Mar. 20  2018
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KCTU to Call for the Second Solidarity General Strike

On March 15, on the 19th day of the unprecedented strike of electricity workers, KCTU held an emergency Leaders Council to initiate a process for the second solidarity general strike.

Source  :  Korean Confederation of Trade Unions

On March 15, on the 19th day of the unprecedented strike of electricity workers, KCTU held an emergency Leaders Council to initiate a process for the second solidarity general strike.

The decision to call for general strike comes as the government stubbornly refuses to address the demands of the striking workers to end the privatisation plan. KCTU leadership is concerned that the government is now committed to allow a breakdown in electricity supply in a hope to seize a favourable environment to attack the striking workers instead of working towards a genuine resolution.

The KCTU's call for the second solidarity general strike is comes as the 'game plan' of the government to bulldoze through the privatisation plan and to crush and eliminate any impediment arising from the demands and actions of the trade union movement became more obvious in the last few days.

Government Ready to Unleash Unimaginable Attack on Striking Workers

On the 18th day of the power workers' strike, the Korean government announced a plan to deploy military personnel to run the operator-depleted electricity generation facilities. The "Statement to the Nation Concerning the Strike by Electricity Workers Union" by Shin Kook-hwan, the Minister for Commerce, Industry and Energy reiterated two principles the government has stuck with, namely, "crime must be punished" and "no let up in privatisation".

The "no more talk, prepare for the worst" statement contained a message appealing for 'people's cooperation' to help the government avoid unprecedented 'power blackout': "we call on people to step up activities like 'switch off" to lower electricity consumption.

Minister Shin's statement was described by the media as "a statement rejecting any negotiation with the union to uphold the principle of privatisation" and an expression of the commitment to "push ahead with privatisation even if it causes discomfort to the people". The statement was received as a demonstration of government's position to the striking workers and an effort to prepare people to the prospect of power blackout which looms ever more ominously as the strike shows no sign of wilting under the government's religious commitment to privatisation and militaristic and paternalistic attitude towards its engagement with the trade unions.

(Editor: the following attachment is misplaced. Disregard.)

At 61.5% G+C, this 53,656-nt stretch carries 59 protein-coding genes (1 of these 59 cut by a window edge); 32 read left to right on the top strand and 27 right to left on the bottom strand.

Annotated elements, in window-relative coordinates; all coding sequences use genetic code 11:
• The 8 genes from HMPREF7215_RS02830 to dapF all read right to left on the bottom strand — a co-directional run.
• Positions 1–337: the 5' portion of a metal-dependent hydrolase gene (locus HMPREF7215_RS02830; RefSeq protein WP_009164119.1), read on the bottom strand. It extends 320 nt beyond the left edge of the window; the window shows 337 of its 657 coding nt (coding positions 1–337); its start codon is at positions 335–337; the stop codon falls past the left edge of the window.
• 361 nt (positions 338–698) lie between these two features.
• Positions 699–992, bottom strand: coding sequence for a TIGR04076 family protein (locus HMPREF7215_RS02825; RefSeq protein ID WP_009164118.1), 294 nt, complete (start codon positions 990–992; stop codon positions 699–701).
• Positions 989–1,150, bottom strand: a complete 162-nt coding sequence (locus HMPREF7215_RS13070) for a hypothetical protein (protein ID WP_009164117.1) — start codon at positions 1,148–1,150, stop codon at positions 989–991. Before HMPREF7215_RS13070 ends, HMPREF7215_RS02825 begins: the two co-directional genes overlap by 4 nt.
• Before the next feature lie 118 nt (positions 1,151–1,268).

The statement was accompanied by various measures by the government, the management of the 5 power companies, the Prosecutors Office, and police.

Management Behaviour

The 5 power companies have extended their legal action against the union and the striking workers. In addition to the initial legal charge against 52 persons, and 192 persons in the second batch, the management has now, as of March 13, increased the total number of unionists they have sued to 763. This amounts to 13.6% of unionists out of a total of 5,609 members.

At the same time, the management has filed for court injunction on the liquid assets of union leaders and members. On top of the March 9 application to for the court order to freeze the bank accounts, wages, and retirement pension allowance 49 leaders, the management has announced on March 14 to extend the injunction to all the union members who 'refuse to return to work'. The injunction is to obtain 15 billion won of workers assets to meet what the management has calculated to be the accumulated losses and damages, as of March 13 since the eruption of the strike.

The management is hastening the recruitment of new staff to replace the striking workers, by lowering the requirement of 2-year work experience in electricity generation sector to 1 year. They will be complemented by some 500 military personnel who have knowledge of handling power generation. They will be given brief training before being assigned to operate the generation facility.

Prosecutors Charge Up for Action

The prosecutorial authority has also begun to "get into the act". The Public Security Department of the Supreme Public Prosecutors Office began investigation into "accusation cases" (cases opened by the petition from the victim seeking criminal punishment against the alleged offender) against 442 power workers' union raised by the five electricity companies. On March 14, it announced a plan to summon all of the 442 unionists "sued" by the electricity companies.

A Prosecutors Office spokesperson declared, "the strike by the Korean Power Industry Union is illegal strike that pursues demands which cannot be subject to industrial dispute as stipulated in the law." The Prosecutors Office, which is "vested with sole authority and responsibility for carrying out criminal investigations" and the power to direct and instruction police investigation activities, has set out to "apprehend" the 24 union leaders against whom "arrest warrant" has been issued, announced its plan to call in all the persons named in the companies' "accusation" for investigation.

The prosecutorial activities are expected to follow a guideline which calls for arrest and detention (for investigation) of all the union members who have "agitated", "masterminded" the illegal strike and those who have systematically impeded the workers' return to work. The prosecutors have vowed to charge, indict and mete out penal punishment against rank and file union members if drastic interruption or problems in supply of electricity results due to the strike.

Four union leaders of the 24 against whom arrest warrants were issued were apprehended by the police so far. Prosecutors secured "detention order" from the court against two. The court denied prosecutor's request against one person. The fourth person, who was apprehended on March 13, awaits the court decision. The four arrested leaders are all "organising directors" from 4 out of 5 union branches (located at each of the five companies).